When carboplatin (cis-diammine-1,1-cyclobutane-dicarboxylato-platinum) delivery to brain tumors is optimized with osmotic blood-brain barrier disruption (BBBD), high frequency hearing loss can result. Treatment with sodium thiosulfate (STS) blocked carboplatin cytotoxicity against the LX-1 human small cell lung carcinoma cell line in vitro. STS decreased carboplatin-induced ototoxicity in a guinea pig model, as determined by electrophysiological measurements and analysis of inner ear outer hair cell numbers. Protection was found when STS was administered up to 8 h subsequent to carboplatin but not 24 h after carboplatin. In a rat model of osmotic BBBD, STS was neurotoxic when given immediately after BBBD but not when given 60 min after BBBD, when the barrier is reestablished. Thus, delayed administration of STS may provide a mechanism to reduce the cochlear toxicity caused by BBBD-enhanced carboplatin delivery to the brain.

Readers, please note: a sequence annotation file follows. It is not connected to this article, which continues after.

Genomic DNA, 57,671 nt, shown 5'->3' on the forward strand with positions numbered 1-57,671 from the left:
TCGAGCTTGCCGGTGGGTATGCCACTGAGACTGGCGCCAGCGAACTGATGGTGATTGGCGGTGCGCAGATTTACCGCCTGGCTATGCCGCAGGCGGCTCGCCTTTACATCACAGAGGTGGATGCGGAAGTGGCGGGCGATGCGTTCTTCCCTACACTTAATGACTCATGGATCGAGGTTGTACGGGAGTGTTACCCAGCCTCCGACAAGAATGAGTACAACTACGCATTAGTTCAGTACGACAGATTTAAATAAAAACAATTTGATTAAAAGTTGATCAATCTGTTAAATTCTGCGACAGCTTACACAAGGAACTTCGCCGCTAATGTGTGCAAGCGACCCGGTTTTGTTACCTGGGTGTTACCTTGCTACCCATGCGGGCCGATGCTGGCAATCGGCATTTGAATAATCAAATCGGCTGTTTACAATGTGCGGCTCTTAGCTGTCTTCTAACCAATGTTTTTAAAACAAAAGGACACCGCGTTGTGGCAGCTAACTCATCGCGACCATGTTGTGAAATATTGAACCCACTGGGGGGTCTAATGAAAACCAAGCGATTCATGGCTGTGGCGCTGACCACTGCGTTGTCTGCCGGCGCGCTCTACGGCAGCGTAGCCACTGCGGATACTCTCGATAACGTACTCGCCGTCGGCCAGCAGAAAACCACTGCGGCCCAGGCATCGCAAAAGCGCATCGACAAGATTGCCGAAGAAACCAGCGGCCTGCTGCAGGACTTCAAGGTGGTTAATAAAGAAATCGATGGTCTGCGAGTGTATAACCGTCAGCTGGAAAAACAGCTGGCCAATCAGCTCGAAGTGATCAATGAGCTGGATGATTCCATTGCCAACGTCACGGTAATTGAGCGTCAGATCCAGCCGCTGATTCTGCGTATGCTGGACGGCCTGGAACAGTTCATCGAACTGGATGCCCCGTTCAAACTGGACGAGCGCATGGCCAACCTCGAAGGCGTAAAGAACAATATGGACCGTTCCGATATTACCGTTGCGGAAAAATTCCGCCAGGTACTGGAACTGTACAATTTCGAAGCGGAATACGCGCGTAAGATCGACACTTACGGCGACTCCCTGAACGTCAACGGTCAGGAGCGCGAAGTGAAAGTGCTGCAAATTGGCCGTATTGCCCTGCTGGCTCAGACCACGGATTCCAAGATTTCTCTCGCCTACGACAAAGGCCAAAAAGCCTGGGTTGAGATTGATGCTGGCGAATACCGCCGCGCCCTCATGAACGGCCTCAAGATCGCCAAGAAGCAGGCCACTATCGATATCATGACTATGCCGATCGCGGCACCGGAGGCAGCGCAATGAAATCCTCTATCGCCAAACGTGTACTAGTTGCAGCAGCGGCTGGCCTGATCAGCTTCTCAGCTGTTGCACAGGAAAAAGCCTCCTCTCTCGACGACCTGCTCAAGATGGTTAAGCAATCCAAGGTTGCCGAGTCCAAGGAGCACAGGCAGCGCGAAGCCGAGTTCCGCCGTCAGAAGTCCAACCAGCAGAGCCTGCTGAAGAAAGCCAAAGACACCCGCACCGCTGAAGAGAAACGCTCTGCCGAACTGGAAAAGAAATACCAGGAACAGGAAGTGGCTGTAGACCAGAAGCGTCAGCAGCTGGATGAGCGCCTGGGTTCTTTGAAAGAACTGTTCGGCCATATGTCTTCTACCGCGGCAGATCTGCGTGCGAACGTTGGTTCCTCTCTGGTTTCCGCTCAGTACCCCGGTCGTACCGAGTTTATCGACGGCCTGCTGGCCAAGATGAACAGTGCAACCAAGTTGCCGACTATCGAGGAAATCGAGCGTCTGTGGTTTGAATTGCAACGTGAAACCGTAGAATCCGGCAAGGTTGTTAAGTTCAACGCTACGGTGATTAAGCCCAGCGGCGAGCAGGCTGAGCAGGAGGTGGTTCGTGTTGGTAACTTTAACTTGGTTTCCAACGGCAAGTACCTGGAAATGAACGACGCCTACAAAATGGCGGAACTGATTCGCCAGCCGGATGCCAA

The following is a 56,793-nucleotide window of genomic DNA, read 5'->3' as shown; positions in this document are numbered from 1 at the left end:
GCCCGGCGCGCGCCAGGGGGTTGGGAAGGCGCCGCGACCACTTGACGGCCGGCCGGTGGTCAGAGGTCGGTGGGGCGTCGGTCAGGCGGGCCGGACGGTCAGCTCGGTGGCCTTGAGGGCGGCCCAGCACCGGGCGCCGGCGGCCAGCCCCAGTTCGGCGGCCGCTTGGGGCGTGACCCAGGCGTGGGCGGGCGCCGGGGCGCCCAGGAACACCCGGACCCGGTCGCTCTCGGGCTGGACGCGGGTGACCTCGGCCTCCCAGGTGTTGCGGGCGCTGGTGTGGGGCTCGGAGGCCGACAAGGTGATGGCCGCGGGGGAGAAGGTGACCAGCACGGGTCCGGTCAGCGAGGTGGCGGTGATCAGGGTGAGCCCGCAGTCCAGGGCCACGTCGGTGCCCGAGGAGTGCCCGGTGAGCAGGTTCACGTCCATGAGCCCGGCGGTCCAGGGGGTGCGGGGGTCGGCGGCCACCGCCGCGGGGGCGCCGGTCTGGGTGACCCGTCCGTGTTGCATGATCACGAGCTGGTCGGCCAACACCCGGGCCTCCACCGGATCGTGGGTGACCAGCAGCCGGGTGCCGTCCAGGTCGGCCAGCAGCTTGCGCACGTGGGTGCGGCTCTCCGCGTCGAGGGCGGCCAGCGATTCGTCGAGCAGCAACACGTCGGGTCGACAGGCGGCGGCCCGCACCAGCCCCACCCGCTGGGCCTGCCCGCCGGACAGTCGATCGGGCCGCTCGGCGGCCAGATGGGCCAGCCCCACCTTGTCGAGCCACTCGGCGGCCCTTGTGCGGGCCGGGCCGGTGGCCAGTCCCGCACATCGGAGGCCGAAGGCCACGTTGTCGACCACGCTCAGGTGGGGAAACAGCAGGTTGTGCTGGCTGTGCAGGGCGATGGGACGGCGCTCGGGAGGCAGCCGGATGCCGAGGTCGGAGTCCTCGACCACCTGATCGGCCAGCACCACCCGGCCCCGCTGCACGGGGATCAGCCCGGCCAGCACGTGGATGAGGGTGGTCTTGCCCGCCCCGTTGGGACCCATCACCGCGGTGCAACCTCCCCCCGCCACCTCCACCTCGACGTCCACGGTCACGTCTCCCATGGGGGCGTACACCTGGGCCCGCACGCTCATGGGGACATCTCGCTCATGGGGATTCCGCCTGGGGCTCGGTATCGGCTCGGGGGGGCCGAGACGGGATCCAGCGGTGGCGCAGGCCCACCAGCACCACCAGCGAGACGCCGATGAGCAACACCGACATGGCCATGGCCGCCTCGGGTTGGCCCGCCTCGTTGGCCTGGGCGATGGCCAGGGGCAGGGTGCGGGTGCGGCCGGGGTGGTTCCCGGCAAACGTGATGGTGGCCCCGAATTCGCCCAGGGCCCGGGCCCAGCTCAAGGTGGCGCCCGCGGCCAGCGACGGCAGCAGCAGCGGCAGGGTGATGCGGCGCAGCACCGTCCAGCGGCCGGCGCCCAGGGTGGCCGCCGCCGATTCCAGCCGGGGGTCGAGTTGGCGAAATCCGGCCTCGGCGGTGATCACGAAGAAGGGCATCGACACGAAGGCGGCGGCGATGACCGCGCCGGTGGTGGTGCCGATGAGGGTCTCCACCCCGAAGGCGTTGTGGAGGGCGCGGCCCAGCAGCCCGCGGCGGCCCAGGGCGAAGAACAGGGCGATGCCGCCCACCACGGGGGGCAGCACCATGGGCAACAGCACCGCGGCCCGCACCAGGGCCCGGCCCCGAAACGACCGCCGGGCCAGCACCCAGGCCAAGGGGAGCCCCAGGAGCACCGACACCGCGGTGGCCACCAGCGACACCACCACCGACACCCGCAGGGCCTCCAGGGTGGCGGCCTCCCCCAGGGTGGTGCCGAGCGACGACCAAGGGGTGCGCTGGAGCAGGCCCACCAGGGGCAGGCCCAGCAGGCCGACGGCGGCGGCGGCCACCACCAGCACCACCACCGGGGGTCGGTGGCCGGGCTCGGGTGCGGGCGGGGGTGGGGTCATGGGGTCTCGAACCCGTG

1

Financial support for this work was provided by a Veterans Administration Merit Review Grant and by Grant CA31770 from the National Cancer Institute and Grant NS33618 from the National Institute of Neurological Disorders and Stroke (all to E. A. N.), and by the U.S. Department of Education, Grant H235K30001, Program to Further the Rehabilitation of Individuals with Significant Hearing Loss (to R. E. B.).

This content is only available via PDF.